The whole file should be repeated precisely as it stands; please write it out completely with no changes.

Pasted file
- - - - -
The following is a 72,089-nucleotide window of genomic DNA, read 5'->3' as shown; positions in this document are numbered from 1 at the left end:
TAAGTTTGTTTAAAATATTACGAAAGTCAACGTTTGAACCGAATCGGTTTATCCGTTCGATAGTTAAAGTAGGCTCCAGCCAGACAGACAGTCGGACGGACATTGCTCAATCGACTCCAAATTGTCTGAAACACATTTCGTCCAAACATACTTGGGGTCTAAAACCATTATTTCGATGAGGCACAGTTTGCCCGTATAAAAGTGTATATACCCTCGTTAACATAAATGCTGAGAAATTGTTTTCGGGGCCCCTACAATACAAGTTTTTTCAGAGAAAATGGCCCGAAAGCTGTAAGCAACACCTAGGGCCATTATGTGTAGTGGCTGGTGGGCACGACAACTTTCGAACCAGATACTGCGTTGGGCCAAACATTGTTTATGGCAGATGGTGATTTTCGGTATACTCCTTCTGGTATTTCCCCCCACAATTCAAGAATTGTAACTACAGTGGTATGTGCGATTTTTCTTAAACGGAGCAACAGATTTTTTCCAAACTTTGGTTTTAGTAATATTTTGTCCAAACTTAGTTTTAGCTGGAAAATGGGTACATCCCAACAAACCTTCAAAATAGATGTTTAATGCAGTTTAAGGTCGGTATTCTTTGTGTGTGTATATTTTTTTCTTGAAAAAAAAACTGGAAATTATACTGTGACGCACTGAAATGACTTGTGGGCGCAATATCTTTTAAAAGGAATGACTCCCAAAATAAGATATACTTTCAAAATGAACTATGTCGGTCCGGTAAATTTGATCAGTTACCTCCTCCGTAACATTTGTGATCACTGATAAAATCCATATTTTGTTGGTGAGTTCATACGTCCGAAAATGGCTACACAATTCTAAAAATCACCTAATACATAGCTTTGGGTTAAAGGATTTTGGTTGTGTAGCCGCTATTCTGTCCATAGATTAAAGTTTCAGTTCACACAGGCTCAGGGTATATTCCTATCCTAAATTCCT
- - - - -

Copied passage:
The following is a 72,089-nucleotide window of genomic DNA, read 5'->3' as shown; positions in this document are numbered from 1 at the left end:
TAAGTTTGTTTAAAATATTACGAAAGTCAACGTTTGAACCGAATCGGTTTATCCGTTCGATAGTTAAAGTAGGCTCCAGCCAGACAGACAGTCGGACGGACATTGCTCAATCGACTCCAAATTGTCTGAAACACATTTCGTCCAAACATACTTGGGGTCTAAAACCATTATTTCGATGAGGCACAGTTTGCCCGTATAAAAGTGTATATACCCTCGTTAACATAAATGCTGAGAAATTGTTTTCGGGGCCCCTACAATACAAGTTTTTTCAGAGAAAATGGCCCGAAAGCTGTAAGCAACACCTAGGGCCATTATGTGTAGTGGCTGGTGGGCACGACAACTTTCGAACCAGATACTGCGTTGGGCCAAACATTGTTTATGGCAGATGGTGATTTTCGGTATACTCCTTCTGGTATTTCCCCCCACAATTCAAGAATTGTAACTACAGTGGTATGTGCGATTTTTCTTAAACGGAGCAACAGATTTTTTCCAAACTTTGGTTTTAGTAATATTTTGTCCAAACTTAGTTTTAGCTGGAAAATGGGTACATCCCAACAAACCTTCAAAATAGATGTTTAATGCAGTTTAAGGTCGGTATTCTTTGTGTGTGTATATTTTTTTCTTGAAAAAAAAACTGGAAATTATACTGTGACGCACTGAAATGACTTGTGGGCGCAATATCTTTTAAAAGGAATGACTCCCAAAATAAGATATACTTTCAAAATGAACTATGTCGGTCCGGTAAATTTGATCAGTTACCTCCTCCGTAACATTTGTGATCACTGATAAAATCCATATTTTGTTGGTGAGTTCATACGTCCGAAAATGGCTACACAATTCTAAAAATCACCTAATACATAGCTTTGGGTTAAAGGATTTTGGTTGTGTAGCCGCTATTCTGTCCATAGATTAAAGTTTCAGTTCACACAGGCTCAGGGTATATTCCTATCCTAAATTCCT